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Barber Shop Chronicles
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Barber Shop Chronicles is a generously funny, heart-warming and insightful new play set in five African cities, Johannesburg, Harare, Kampala, Lagos, Accra, and in London

About the Author

Born in Nigeria, Inua Ellams is a cross-art-form practitioner, a poet, playwright, performer, graphic artist, designer and founder of the Midnight Run - a nocturnal urban excursion. He is a Complete Works poet alumni and a designer at White Space Creative Agency. Inua Ellams' previous plays at the National include The 14th Tale (Fringe First award) and Black T-Shirt Collection. Other plays include The Riddler at Theatre503; Knight Watch at Greenwich + Docklands Festival; Mostly Like Blue for Islington Community Theatre; Cape at the Unicorn; The Long Song Goodbye at Battersea Arts Centre; Fastcuts and Snapshot at West Yorkshire Playhouse; Marsh Orchids & Concrete for China Plate; Reset Everything and An Evening with an Immigrant at the Soho; and Turned at Trafalgar Studios. Radio plays include The Ballad of Abdul Ha z and Wild Blood. He has published three pamphlets of poetry 'Candy Coated Unicorns and Converse All Stars', 'Thirteen Fairy Negro Tales' and 'The Wire-Headed Heathen'. His poetry is published by Flipped Eye, Akashic, Nine Arches, and several plays by Oberon Books. His new book #Afterhours is published by Nine Arches Press. inuaellams.com

Reviews

This is an absolute cracker. Inua Ellams has the simple but ingenious idea of exploring black masculinity through the humble barber's shop... It's funny, fast, laced with music and dance, and performaed with irresistable good humour and style... But deep down this is also a thoughtful, serious and moving piece of drama... he writes with zip and a wonderful ear, and the piece is beautifully woven. * Financial Times *
It's a play crammed with questions, discussing African attitudes to parental discipline in one scene, and the role Nigerian Pidgin plays in cultural identity in the next. Idea follows idea: Christianity as a business fattening the wallets of pastors; the western media's depiction of Lagos; the way that words can be used to debase and destroy. Again and again the plays returns to the theme of black masculinity and the different shapes it can take... The tone of the play shifts fluidly from comedy to poignancy to rage... This is all handled with skill and a huge amount of warmth. Barber Shop Chronicles is a pleasure to experience. The level of joy in the room is high... Rich, exhilarating theatre that opens a window into a world of men. * The Stage *
'Introducing us to 30 individual characters in barber shops the world over, Ellams reminds us of the sheer cultural diversity wrapped up in blackness... "This is our pub," insists one regular. Simply by putting such a culturally exclusive space on a public stage, Ellams is doing something potent - opening up a closed space, airing its conversations on a wider scale and inviting others in... this is, in more ways than one, a play about roots. London's black community is made up of different diaspora - each with its own heritage, parentage, politics and perspective... Fathers recur, as do public role models - rappers and politicians - and the idea of inherited values, identities and histories comes to the fore. Ellams ties unresolved issues and historic injustices to the prevalence of mental health issues in black men, suggesting that the political affects the personal. -- Matt Trueman * What's On Stage *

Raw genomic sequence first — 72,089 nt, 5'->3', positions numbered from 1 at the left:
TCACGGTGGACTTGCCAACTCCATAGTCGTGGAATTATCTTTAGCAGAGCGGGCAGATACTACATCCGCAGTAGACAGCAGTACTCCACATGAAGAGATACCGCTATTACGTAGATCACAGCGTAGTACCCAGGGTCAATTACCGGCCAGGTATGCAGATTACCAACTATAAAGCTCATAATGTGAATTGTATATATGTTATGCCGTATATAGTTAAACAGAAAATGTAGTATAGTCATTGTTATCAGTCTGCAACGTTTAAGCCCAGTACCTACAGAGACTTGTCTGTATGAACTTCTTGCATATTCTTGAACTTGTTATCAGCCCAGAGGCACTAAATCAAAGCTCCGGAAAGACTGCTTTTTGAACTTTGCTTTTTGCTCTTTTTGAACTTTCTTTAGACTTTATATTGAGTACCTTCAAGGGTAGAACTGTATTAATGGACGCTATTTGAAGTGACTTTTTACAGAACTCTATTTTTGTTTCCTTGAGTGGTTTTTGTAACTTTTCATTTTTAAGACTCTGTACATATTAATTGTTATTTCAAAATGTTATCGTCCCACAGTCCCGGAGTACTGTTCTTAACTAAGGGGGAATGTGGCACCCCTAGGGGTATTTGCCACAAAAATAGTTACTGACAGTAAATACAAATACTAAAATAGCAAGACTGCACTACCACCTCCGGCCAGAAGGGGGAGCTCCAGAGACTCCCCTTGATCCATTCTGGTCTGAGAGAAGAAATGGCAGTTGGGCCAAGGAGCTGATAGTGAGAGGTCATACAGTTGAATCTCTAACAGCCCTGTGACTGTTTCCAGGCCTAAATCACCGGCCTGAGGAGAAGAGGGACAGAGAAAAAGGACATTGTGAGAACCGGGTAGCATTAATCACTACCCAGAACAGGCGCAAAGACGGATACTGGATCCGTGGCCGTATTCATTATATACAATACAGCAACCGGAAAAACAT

'Inua Ellams has always explored ideas of masculinity and migration through his plays and slam poetry performances. Here, he pushes those themes onto a global stage in this new piece, which braids together various conversations in six different barbershops, from London to Lagos to Johannesburg, across the course of a single day... Ellams has an instinctive feel for the polyphonous rhythms of dialogue, and the way his characters use language is both a texture and a theme of this play, which threads in debates on Nigerian Pidgin and the use of the N word with casual ease. He skilfully maintains control of his sprawling cast... This is a show full of sadness and great joy. * The Telegraph *
'It's always bracing to watch the National open its arms, doors and repertoire to new work, new audiences, new experiences. There's certainly not been anything like this all-male, all-black piece from poet/playwright Inua Ellams, which bounces with brio as it whisks us around a series of African barber shops in six countries on two continents over the space of a single day... it becomes gradually clear that these resolutely female-free spaces are also part confessional, part psychiatrist's chair for both the staff and customers. Hefty topics ripple and re-echo over the thousands of miles that separate the establishments: how to be a father, how to be a son, how to be a man. A joke about a fly in a pint also travels effortlessly. * Evening Standard *
Simply by putting such a culturally exclusive space on a public stage, Ellams is doing something potent opening up a closed space, airing its conversations on a wider scale and inviting others in... this is, in more ways than one, a play about roots....... Ellams ties unresolved issues and historic injustices to the prevalence of mental health issues in black men, suggesting that the political affects the personal.' -- Matt Trueman * What's On Stage *

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